To enhance the market-responsiveness of the agricultural research system, increased linkages between the private sector and the AARD scientists are encouraged. A system is devised to encourage research institutes to enter into collaborative projects with the private sector. However, such collaborative research ventures will not be allowed to substitute for higher priority research which is required to satisfy the broader mandate of the research units. Private sector representatives, however, are invited to participate in major planning and reporting events sponsored by AARD.

Case study: Agricultural research-extension linkages

In 1991, an agricultural research-extension linkage programme was initiated by AARD, with the aim to assess the need for specific technology and to improve the flow of information through an action programme. The programme is intended to find effective systems and mechanisms for disseminating research results and providing feedback from the field, with the final objective of accelerating the information flow and technology transfer from research to the users. This programme involves personnel from diverse institutions and farmers working together on improving communication systems and strengthening linkages.

Initially, the programme concentrated on five provinces, the selection of which was based on the complete lack of research institutes catering for these areas. Activities included: (i) the identification of resource potentials and constraints to the adoption of new technologies, (ii) the identification of available technologies to meet the local technological needs, and the scope for training the extension personnel and key farmers in the use of new technologies, (iii) demonstration of the performance of identified technologies in farmers' fields, and (iv) research field-days to show and discuss implications for the adoption of identified technologies.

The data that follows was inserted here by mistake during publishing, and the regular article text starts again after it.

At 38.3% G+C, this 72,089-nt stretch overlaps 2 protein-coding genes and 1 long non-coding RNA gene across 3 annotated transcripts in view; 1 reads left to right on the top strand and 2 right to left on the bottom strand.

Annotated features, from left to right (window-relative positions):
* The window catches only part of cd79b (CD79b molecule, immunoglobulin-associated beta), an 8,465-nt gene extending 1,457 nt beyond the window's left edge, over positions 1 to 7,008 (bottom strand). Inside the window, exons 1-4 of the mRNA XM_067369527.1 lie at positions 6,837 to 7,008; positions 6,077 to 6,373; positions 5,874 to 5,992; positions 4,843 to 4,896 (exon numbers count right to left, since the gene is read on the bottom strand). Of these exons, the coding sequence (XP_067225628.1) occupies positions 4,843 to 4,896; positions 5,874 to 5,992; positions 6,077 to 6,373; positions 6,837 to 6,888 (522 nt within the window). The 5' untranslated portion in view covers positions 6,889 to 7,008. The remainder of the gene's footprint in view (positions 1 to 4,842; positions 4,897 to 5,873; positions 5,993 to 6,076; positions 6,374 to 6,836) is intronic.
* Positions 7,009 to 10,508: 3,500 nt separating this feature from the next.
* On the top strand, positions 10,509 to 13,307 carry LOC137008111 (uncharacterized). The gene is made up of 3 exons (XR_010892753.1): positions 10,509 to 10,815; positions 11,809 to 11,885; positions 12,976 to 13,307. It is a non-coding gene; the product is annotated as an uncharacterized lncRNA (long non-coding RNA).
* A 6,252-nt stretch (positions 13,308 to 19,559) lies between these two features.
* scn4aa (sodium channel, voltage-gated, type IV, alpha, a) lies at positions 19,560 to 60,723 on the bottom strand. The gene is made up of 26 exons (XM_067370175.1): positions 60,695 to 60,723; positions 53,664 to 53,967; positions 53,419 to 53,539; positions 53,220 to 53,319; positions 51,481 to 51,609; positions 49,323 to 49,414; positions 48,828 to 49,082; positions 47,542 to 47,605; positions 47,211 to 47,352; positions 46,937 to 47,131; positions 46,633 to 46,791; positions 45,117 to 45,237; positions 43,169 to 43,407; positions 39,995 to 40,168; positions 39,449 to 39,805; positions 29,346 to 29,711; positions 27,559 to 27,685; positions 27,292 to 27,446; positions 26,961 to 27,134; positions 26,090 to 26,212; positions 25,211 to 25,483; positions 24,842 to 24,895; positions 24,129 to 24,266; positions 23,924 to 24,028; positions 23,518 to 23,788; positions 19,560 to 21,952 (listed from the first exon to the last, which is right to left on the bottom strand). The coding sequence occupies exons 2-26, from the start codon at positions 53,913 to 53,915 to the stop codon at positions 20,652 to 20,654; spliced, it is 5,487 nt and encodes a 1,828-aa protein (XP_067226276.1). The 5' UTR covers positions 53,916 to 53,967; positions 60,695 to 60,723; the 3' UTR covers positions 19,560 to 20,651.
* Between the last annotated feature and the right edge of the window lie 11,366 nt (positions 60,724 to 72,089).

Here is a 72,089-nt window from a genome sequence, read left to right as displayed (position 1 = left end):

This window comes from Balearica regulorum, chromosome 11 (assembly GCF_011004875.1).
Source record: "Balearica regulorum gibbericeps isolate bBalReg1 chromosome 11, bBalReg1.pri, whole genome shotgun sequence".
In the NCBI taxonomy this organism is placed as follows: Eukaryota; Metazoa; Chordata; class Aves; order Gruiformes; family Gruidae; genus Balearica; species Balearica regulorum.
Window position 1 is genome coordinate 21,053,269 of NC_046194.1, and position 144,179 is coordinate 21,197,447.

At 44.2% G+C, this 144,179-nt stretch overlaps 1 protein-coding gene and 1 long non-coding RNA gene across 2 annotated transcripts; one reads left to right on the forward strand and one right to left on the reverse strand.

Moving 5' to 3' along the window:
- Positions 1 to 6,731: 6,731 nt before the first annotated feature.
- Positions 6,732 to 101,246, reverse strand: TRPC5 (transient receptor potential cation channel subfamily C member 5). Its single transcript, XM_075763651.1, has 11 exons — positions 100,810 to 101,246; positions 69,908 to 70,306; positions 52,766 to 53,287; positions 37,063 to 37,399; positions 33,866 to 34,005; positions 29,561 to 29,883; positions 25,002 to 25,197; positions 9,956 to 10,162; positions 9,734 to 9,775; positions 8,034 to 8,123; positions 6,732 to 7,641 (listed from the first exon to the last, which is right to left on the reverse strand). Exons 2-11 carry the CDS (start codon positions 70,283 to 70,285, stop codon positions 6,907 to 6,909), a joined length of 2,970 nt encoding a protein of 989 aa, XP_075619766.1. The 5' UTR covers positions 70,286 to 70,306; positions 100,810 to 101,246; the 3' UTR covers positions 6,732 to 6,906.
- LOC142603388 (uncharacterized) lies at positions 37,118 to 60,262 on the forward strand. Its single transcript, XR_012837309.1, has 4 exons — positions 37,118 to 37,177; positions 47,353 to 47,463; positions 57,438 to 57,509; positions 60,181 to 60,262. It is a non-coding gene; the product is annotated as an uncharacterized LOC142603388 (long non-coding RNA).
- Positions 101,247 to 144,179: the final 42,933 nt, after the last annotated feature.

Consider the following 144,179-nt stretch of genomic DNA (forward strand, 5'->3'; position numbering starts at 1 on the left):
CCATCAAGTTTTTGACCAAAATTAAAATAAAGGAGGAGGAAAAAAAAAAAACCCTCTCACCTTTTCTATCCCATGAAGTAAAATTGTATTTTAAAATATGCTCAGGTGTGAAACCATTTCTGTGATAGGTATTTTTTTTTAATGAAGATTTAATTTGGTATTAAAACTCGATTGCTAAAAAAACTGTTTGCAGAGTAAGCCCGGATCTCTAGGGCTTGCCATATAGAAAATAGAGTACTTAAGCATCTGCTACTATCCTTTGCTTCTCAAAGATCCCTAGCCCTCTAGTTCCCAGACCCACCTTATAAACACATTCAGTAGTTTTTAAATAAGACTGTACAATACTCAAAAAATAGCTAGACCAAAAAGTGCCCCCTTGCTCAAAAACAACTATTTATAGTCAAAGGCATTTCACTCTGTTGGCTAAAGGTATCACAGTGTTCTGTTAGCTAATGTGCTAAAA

The technological needs for the Bengkulu province were identified as developing farming systems for food production which simultaneously conserve the land resources. For this purpose, the alley cropping system was considered most appropriate. Coffee was used as alley crop, while soybean, corn and ginger were planted between the alleys. Although the results of the technology have not been demonstrated yet, the interaction among all participants have strengthened the research-extension-farmer linkages considerably.

Based on several supervisory visits to the location, it could be concluded that the response to the use of alley cropping technology in Bengkulu was positive. It was further concluded that some technologies are not being fully adopted by farmers due to a lack of demonstrated benefits of the technology, labour shortage and lack of proper inputs. Strong support from local leaders was needed for improving the role of extension personnel in providing guidance on the adoption of new technology.

Similarly, encouraging results were gathered in the other four provinces. Research needs were identified, and approaches to improve the transfer of research results were developed.